How long is a piece of string?
Seriously, there is no universal rate card for copywriting because, like most professions, you get a wide range of experience and expertise. Some ‘copywriters’ (i.e. those who call themselves copywriters but that have no commercial writing experience) charge a few pounds; others (the ones with experience and who know what they’re doing) charge hundreds or thousands of pounds.
So how can you be sure you’ve found a good one and not one that’s going to palm you off with substandard written drivel?
How to find a great freelance copywriter
1. Ask around – Ask colleagues and other trusted business people whom they use. That way you’ll get an insider’s view of what the writer is like.
2. Google – Granted, a Google search will only bring up those who are rather good at SEO (but that’s what you need, right?), but it will come up with a selection of great writers along with their portfolios.
3. Call them – The best way to work out whether you’ve found the right writer is to talk to them. Give them a call and sound them out. If you click, the chances are they are the writer for you.
4. Professional Copywriters’ Network – Check out the PCN’s website. Granted, there’s no guarantee that the writers are fantastic, but that fact that they’ve stuck their neck on the line and are listed on the site would suggest they’re not half bad.
Why are there no prices on freelance copywriters’ websites?
As I said before, there is no universal rate card for freelance copywriting.
Every writer will approach charging differently so here are a few things to look out for:
· By the word – if they charge by the word, run a mile and don’t look back. Firstly, they won’t know how many words they’ll need. Secondly, they could write rambling drivel and charge the earth for it. Thirdly, if you restrict them to a certain number of words you’ll get crap writing.
· By the day/hour – For a one-off project, this isn’t a good idea. Unless you specify a number of days/hours you could be opening yourself up to a massive bill. However, if you’re looking for ongoing help (i.e. a writer on a retainer) this is perfect. You can hire them to work for you a certain number of days per month and use them as an extension of your marketing team.
· Fixed fee – This is the best option for one-off projects. The price will include all research, content and a certain number of revisions. Most writers will ask for 50% up front with the remainder being invoiced once the copy has been signed off.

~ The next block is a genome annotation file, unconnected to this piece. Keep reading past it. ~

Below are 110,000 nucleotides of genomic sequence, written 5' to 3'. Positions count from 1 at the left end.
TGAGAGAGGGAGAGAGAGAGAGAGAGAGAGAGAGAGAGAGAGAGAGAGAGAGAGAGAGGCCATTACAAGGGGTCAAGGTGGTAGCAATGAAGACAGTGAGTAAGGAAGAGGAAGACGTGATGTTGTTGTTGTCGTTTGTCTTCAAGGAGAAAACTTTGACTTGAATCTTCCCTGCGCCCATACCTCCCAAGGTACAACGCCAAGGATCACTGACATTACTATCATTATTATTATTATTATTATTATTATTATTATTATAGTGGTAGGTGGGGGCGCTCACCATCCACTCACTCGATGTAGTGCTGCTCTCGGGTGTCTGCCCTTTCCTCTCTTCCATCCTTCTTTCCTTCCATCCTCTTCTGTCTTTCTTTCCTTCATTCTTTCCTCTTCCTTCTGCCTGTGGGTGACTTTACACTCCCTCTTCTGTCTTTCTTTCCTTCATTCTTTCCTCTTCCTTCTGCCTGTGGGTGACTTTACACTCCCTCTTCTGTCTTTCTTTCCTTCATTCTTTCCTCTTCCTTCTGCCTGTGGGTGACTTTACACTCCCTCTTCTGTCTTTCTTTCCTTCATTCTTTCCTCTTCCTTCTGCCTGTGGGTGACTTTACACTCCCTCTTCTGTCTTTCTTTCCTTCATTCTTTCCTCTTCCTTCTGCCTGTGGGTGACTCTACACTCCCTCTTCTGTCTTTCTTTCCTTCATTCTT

How can I be sure I’ve found a good freelance copywriter?
You have to go with your gut on this one.
If you’ve done your homework, checked them out, chatted to them, and asked them loads of questions about their past work and are happy with their responses, you should be in safe hands.
Ask to see past work (although remember those projects were written to a specific brief so won’t necessarily be what you’re looking for, but they will show the breadth of the writer’s ability). Look at whom they’ve worked with in the past. Read their testimonials – all of these will build a picture of how good the writer is.
Isn’t it easier just to let the marketing agency write the content for me?
That is always an option (and often a cheaper one), but it’s worth bearing in mind that the writer in the agency is not going to be a copywriting specialist. They’ll be fairly junior.
How do I know that?
An agency is not going to pay the going rate for an experienced and highly skilled copywriter. Their in-house writer will probably also do other stuff too, will write in their house style (i.e. not in a way that will reflect your business) and therefore generate generic content.
You want something that will reflect your brand’s personality.
I want you to write for me
Great! Get in touch and let’s have a chat about what you’re looking for. If I don’t think I’m the right fit for you, I’ll put you in touch with other writers who I think will be able to deliver what you’re looking for.
You know, as an aside, years ago I was advised by a well-respected copywriter, not to market myself as a freelance copywriter because, in his eyes, the word ‘freelance’ devalued what I do.
I’ve always had an issue with that.
First and foremost, I am a copywriter. With over a decade of experience, I’ve worked with some of the world’s biggest brands (and that is working directly with them and not through an agency) and some of the most diverse SMEs you’ll ever come across.
Secondly, freelance is how I choose to work. I don’t want my wings to be clipped and to only work for one company. Having the freedom to work for a variety of industries enriches my work.
I’m proud to be known as a freelance copywriter and will continue to use that term.
It shows I am independent, worldly-wise (in a writing capacity), and a mine of ideas that will add a new dimension to every project I work on.
Getting back to the original question ‘how much do freelance copywriters charge?’, I urge you not to look at it as a cost but rather as an investment.
The content you pay for will be around for a long time. It has to be written with careful thought to ensure it resonates with the audience you’re trying to reach.
If you pay peanuts, you’ll get crap. If you pay well, you’ll get content that’s tailored to your specific needs (and those of your audience), and that will perform time and time again.